Mobile security: Emerging new challenges

The rising use of mobile devices among employees is forcing organizations to rethink their security strategies

By: Ashok Kumar, MD and CEO, RAH Infotech

Ashok Kumar MD and CEO RAH Infotech


Mobile devices have entered the enterprise in a big way. Most employees find them more handy and easy to use while they’re on the move. It not only allows them to collaborate with other team members, but also enables quick access to mails or other important documents. However, it is this ease of access that has also made the mobile device more vulnerable to security breaches. It has brought in a whole new set of challenges that the IT team needs to address.
One cannot deny the fact that mobiles have increased work efficiency and flexibility, and have also created more opportunities for engaging with customers. Therefore it has become important for organizations to allow their employees to leverage the operational benefits of mobile devices. At the same time they need to enhance data protection and ensure adequate safety for themselves as well as their customers.

Developing a Mobile Security Strategy
A mobile security strategy surely cannot follow a ‘one size fits all’ approach. A careful assessment of the organization’s needs would be required to identify the critical assets or data that needs greater protection. A priority-based approach could be followed to avoid too many unnecessary security walls that would consume more bandwidth and slow down your systems.
While defining a mobile security strategy it is also important to have clarity on the mobile malware that can be really harmful for your organization. There are a plethora of mobile apps that may not be very relevant or useful, but they cannot be qualified as ‘dangerous’. Quite often the fear of mobile malware is exaggerated and could be more a result of lack of understanding. Organizations are also realizing the fact that their traditional security infrastructure may not be relevant in the new mobile world. They have to look beyond the regular anti-virus software or antimalware solutions. With employees using multiple operating systems and mobile platforms (iOS, Android, Windows etc.), it would be a good idea to choose a cross-platform security solution that covers all the major OS.

What Can be Really Dangerous
The most vulnerable zones where cyber criminals are likely to target mobile devices could be Wi-Fi hotspots in hotels or other locations outside the office premises. Attackers usually look for such vulnerable zones where their chances of success are higher and they know they’re likely to find some sensitive business data or information that could be utilized.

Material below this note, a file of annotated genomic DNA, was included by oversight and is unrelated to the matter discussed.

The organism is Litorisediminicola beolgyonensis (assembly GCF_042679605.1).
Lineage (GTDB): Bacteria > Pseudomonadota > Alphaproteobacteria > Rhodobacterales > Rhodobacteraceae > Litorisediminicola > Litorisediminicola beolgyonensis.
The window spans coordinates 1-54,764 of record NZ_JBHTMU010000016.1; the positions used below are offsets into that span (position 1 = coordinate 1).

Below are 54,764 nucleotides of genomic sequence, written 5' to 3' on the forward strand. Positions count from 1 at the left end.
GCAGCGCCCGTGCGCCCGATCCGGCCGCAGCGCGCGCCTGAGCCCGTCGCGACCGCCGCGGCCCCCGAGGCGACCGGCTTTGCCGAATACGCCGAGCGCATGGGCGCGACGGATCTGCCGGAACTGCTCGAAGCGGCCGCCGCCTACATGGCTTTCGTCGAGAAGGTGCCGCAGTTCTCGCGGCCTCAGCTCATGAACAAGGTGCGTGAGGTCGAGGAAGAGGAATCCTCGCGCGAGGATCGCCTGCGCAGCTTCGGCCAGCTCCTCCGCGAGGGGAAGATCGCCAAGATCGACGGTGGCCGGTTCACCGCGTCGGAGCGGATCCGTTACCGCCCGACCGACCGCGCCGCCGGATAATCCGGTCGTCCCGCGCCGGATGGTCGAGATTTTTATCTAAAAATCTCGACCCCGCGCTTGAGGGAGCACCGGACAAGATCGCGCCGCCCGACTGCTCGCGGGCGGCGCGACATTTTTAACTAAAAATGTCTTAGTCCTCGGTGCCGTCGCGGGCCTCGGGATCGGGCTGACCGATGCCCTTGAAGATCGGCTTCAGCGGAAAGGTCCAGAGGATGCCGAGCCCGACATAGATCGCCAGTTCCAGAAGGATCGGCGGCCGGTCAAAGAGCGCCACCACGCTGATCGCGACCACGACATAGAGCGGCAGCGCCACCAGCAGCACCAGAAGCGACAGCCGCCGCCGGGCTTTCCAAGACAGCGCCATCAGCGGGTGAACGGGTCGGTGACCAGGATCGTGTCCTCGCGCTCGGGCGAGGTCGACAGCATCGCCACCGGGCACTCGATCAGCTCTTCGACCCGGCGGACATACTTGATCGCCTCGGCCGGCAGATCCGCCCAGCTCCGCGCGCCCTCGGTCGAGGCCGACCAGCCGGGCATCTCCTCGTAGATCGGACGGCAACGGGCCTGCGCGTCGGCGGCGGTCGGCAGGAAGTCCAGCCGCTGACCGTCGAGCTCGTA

Mobile users must also avoid getting caught by fake mast stations that look legitimate. In fact, an increasing number of smartphone manufacturers, carriers, app developers and service providers have also started leveraging on their databases and customer information to make more money. This is a worrying trend as most of these companies do have a lot of data that could be misused.
Apart from unwanted malware, weak spots or manipulated attacks, another very important aspect that security teams may want to look at is user behavior. It has been often observed that many times employees unknowingly share a lot of information with outsiders. In order to prevent such leakages, it is important to include ‘employee sensitivity’ as an important part of any security strategy.

Keeping up with Business
Even as security teams look for the right solutions to safeguard their organizations from increasing mobile threats, they cannot ignore the beneficial aspect of mobile devices. Business executives are increasingly getting hooked to these devices and they are becoming the preferred means of conducting most transactions. With the younger generation joining the workforce, this trend is only going to increase. Going forward IT administrators will have to devise simpler ways of providing mobile access to their workforce. Therefore, your mobile security strategy would need to continuously evolve with emerging new threats and growing business needs.

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